Zone AF (Manual Selection of a Zone) allows the user to select one of “x” number of zones depending upon the camera body.  On the 7D, I have up to 5 zones that I can select.  To be honest, I have rarely used this mode, but I am planning on using it some more because I can see some potential for use on close-up, small moving birds and improving the focus on the eyes.  In Nikon terminology this mode is called Dynamic Area but it more of a combination of this mode and the AF point expansion mode described below.

Auto Select 19-Point AF (Automatic Selection) is a mode where the user allows the camera body to select which AF point is used and I find this mode to be outstanding for bird flight photography and for quickly moving birds without a lot of foliage, obstacles or other items that could acquire focus rather than the bird.  I use this mode when shooting shorebirds foraging on a beach (if they are resting I prefer to use Single-point AF mode), birds in flight, or action shots of birds.  The primary downside to this mode is that on occasion the focus may lock-in on a wing tip and due to proximity to subject or aperture the eye/face of the bird may not be sharp.  My experience demonstrates that this mode more often than not helps me capture shots I would have missed with most other modes.  When the subject is strongly contrasting against a background, such as in this shot of the nesting Great Egrets,

Great Egrets on Nest Auto Select 19-point AF Mode

Great Egrets on Nest
Auto Select 19-point AF Mode

I have found this mode to still be effective.  However, if the bird and the background were closer in tone then this mode might struggle acquiring focus.  In Nikon terminology this mode is called Auto Area.

Those are the three default modes on the Canon 7D; however, by changing some settings in the Custom Function Menu III:  Item 6, I can add two more AF Area Selection Modes to my repertoire at hand.  These are Spot AF (Manual Selection) and AF point expansion (Manual Selection).

Spot AF (Manual Selection) mode is designed for pinpoint focusing.  When you select this mode, you can still use any of the 19 AF points and have Spot AF; however, for a camera to AF on a subject, it is looking for contrasting lines or edges and when using this mode, if you are putting the spot on an area that is all one color or lacking detail, you can seriously delay or even be unable to lock focus in this mode.  I have used it with mixed results.

AF point expansion (Manual Selection) mode allows the user to select any AF point to the be the primary point, but in addition the surround points become active and if for any reason the primary AF point loses the subject the surrounding AF points are used to assist in acquiring focus.  This is very useful in bird photography where you still want to designate a primary focus spot, say in a situation where a warbler is at a water feature with branches and leaves in the background, and rather than have every AF point functioning which is going to struggle with focusing on just the bird, this mode will give you a better shot of nailing the focus on the bird.  It is important to note that you don’t have control over any of the surrounding focus points as to which are used and which are not.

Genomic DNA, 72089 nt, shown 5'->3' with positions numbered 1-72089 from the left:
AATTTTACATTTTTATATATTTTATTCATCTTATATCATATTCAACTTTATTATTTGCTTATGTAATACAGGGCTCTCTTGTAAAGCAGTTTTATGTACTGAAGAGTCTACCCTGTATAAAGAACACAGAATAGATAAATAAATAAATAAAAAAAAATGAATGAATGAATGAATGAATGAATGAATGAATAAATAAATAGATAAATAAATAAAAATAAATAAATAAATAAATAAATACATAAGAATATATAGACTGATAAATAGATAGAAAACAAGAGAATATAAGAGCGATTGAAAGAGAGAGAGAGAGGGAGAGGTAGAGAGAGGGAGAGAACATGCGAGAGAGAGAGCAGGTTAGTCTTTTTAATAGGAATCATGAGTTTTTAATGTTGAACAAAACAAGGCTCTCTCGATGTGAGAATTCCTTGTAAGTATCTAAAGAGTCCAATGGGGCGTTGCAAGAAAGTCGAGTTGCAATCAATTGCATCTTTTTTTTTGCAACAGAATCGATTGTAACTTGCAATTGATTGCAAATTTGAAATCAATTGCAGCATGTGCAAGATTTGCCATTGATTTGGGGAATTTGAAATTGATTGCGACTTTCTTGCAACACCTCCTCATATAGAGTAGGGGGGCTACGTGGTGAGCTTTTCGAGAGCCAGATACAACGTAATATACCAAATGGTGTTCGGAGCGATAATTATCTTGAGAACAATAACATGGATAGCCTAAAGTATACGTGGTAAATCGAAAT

Now, for in the field, the real question is, “How quickly can you change from one mode to the other?”  Inevitably, there will be times that you are in one mode and a situation calls for a different focus mode.  I suspect that few bird photographers can adequately describe the different AF modes available on their camera and probably even fewer can switch quickly between modes without having to take their eye away from the camera body.  This is an ability that will quickly skyrocket your field technique and allow to capture more of those “oh man” shots!

On the Canon 7D, you simply press the “AF Point Selection” button on the upper right rear of the camera body and then you push the “M-Fn” (also called Multi-Function button) located just behind and to the left of the shutter button.  I have trained myself to be able to move through all five AF Area Selection modes while still looking through the viewfinder.

Autofocus Points

Throughout the discussion above we have referenced that in most of the modes, the user has control over which of the AF points are selected.  The issue that begs to be addressed is, “Do you know how to change which AF point is selected?”  So many users simply use the center point all the time and this is seen in countless boring compositions with birds centered perfectly in the frame when the user had time to compose the shot according to the rule of thirds.  Unfortunately, because they had the center focus point selected they just shot away without any thought to composition.  Just as you need to be able to change AF area selection mode without looking, you will want to be able to change AF points in like manner.